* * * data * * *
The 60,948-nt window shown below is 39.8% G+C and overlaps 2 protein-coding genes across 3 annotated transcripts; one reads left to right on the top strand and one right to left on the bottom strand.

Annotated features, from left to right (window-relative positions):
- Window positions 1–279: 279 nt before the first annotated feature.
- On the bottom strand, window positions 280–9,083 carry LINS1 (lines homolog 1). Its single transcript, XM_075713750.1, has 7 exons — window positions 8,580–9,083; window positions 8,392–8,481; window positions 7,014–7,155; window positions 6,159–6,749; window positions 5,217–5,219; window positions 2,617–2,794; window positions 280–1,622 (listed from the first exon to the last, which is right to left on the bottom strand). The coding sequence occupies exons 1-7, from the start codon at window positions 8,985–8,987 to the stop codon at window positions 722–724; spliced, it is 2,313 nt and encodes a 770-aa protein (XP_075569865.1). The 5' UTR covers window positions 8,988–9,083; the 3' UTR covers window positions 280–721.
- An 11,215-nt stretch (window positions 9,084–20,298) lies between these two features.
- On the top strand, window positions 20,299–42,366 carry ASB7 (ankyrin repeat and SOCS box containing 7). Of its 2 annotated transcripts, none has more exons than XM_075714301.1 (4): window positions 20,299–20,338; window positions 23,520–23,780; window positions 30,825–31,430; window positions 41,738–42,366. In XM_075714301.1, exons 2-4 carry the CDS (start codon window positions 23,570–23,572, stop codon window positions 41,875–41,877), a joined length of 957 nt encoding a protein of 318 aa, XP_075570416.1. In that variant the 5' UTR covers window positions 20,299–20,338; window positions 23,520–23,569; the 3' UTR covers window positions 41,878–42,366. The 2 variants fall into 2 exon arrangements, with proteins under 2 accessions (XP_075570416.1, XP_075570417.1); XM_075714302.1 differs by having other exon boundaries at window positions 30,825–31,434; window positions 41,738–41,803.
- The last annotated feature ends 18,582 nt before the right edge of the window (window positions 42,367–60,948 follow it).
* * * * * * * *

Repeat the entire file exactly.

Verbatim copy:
The 60,948-nt window shown below is 39.8% G+C and overlaps 2 protein-coding genes across 3 annotated transcripts; one reads left to right on the top strand and one right to left on the bottom strand.

Annotated features, from left to right (window-relative positions):
- Window positions 1–279: 279 nt before the first annotated feature.
- On the bottom strand, window positions 280–9,083 carry LINS1 (lines homolog 1). Its single transcript, XM_075713750.1, has 7 exons — window positions 8,580–9,083; window positions 8,392–8,481; window positions 7,014–7,155; window positions 6,159–6,749; window positions 5,217–5,219; window positions 2,617–2,794; window positions 280–1,622 (listed from the first exon to the last, which is right to left on the bottom strand). The coding sequence occupies exons 1-7, from the start codon at window positions 8,985–8,987 to the stop codon at window positions 722–724; spliced, it is 2,313 nt and encodes a 770-aa protein (XP_075569865.1). The 5' UTR covers window positions 8,988–9,083; the 3' UTR covers window positions 280–721.
- An 11,215-nt stretch (window positions 9,084–20,298) lies between these two features.
- On the top strand, window positions 20,299–42,366 carry ASB7 (ankyrin repeat and SOCS box containing 7). Of its 2 annotated transcripts, none has more exons than XM_075714301.1 (4): window positions 20,299–20,338; window positions 23,520–23,780; window positions 30,825–31,430; window positions 41,738–42,366. In XM_075714301.1, exons 2-4 carry the CDS (start codon window positions 23,570–23,572, stop codon window positions 41,875–41,877), a joined length of 957 nt encoding a protein of 318 aa, XP_075570416.1. In that variant the 5' UTR covers window positions 20,299–20,338; window positions 23,520–23,569; the 3' UTR covers window positions 41,878–42,366. The 2 variants fall into 2 exon arrangements, with proteins under 2 accessions (XP_075570416.1, XP_075570417.1); XM_075714302.1 differs by having other exon boundaries at window positions 30,825–31,434; window positions 41,738–41,803.
- The last annotated feature ends 18,582 nt before the right edge of the window (window positions 42,367–60,948 follow it).